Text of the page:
Cows do not actually have multiple stomachs; rather they have one very large stomach with four distinct sections. These sections are named the reticulum, the omasum, the rumen and the abomasums and they each have a different function in the cow’s digestive process. The largest section of a cow’s stomach is the rumen. It is in this section that large amounts of undigested food begin to be digested and are stored before it is fully digested in the other parts of the cow’s stomach. So why do cow’s need these four section in their stomachs?
Why Does A Cow Have Four Distinct Stomach Sections?
Each part of the cow’s stomach has a very important function. As cows have a diet that consists of mainly roughage such as grass and bushes they need a stomach that can break it down effectively and can draw all the goodness from the grass to nourish the cow. When a cow eats grass it first enters the rumen. This is the largest section the cow’s stomach and it is from here that the grass is brought back up into the cow’s mouth to be re-chewed. This is what happens when a cow is chewing its cud.
The reticulum is the next section and in this section the cellulose in the grass is broken down into different acids by the microbes, such as fungi, bacteria, protozoa and yeasts, which live in this section of the stomach. These acids are used to supply energy to the cow. The “food” is then transferred in the omasum. The omasum absorbs the water and acids from the food for use by the cow. Finally the food is transferred into the final section the adomasum. It is here that the food is digested much the same way as our stomach digests food. The microbes from the rumen are digested and absorbed to provide the cow with amino acids and peptides.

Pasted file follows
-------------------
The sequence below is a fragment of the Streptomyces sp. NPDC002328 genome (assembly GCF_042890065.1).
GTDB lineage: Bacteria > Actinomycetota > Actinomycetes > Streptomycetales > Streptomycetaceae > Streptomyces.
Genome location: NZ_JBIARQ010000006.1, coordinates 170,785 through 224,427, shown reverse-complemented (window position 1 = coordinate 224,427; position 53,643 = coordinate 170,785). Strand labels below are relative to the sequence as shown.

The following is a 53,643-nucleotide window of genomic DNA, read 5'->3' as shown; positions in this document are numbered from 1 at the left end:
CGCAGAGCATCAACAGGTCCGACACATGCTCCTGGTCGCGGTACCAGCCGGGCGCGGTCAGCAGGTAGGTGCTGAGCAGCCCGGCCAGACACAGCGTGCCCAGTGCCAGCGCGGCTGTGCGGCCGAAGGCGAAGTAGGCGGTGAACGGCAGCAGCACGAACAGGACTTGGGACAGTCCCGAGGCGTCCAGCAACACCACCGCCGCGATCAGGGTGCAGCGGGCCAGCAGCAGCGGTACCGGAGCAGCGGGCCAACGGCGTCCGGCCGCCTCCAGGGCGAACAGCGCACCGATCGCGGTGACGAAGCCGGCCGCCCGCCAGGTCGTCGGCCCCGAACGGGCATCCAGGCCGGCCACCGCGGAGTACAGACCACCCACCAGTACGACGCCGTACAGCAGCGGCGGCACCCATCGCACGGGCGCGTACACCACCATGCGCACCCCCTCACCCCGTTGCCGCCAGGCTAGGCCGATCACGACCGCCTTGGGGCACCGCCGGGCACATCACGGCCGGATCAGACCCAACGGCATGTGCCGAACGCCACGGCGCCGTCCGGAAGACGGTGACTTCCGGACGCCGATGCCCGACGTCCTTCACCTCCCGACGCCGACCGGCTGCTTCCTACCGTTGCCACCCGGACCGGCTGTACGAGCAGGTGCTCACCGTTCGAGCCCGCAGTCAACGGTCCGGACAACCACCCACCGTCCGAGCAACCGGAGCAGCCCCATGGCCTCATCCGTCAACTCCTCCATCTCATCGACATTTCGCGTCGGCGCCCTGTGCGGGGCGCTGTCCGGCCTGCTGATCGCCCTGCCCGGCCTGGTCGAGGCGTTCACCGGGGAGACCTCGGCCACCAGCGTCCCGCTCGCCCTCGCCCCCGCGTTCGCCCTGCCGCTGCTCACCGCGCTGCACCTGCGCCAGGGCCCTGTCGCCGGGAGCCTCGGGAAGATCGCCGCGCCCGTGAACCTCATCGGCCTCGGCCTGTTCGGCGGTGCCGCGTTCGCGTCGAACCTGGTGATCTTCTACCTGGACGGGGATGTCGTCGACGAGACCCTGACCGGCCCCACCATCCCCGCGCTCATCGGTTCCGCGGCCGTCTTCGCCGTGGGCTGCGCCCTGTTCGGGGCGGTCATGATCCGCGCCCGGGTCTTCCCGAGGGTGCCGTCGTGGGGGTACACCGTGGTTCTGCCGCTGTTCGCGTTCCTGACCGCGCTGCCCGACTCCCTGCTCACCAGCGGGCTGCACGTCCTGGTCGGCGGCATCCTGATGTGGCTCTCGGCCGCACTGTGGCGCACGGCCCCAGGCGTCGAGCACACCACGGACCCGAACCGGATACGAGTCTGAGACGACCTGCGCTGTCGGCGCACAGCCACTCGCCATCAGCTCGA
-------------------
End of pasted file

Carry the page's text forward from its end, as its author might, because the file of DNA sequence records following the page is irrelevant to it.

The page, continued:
Cow’s have four sections to their stomachs to enable them to digest and live on roughage without these four sections they would not be able to draw enough nutrients and minerals from the grass to survive.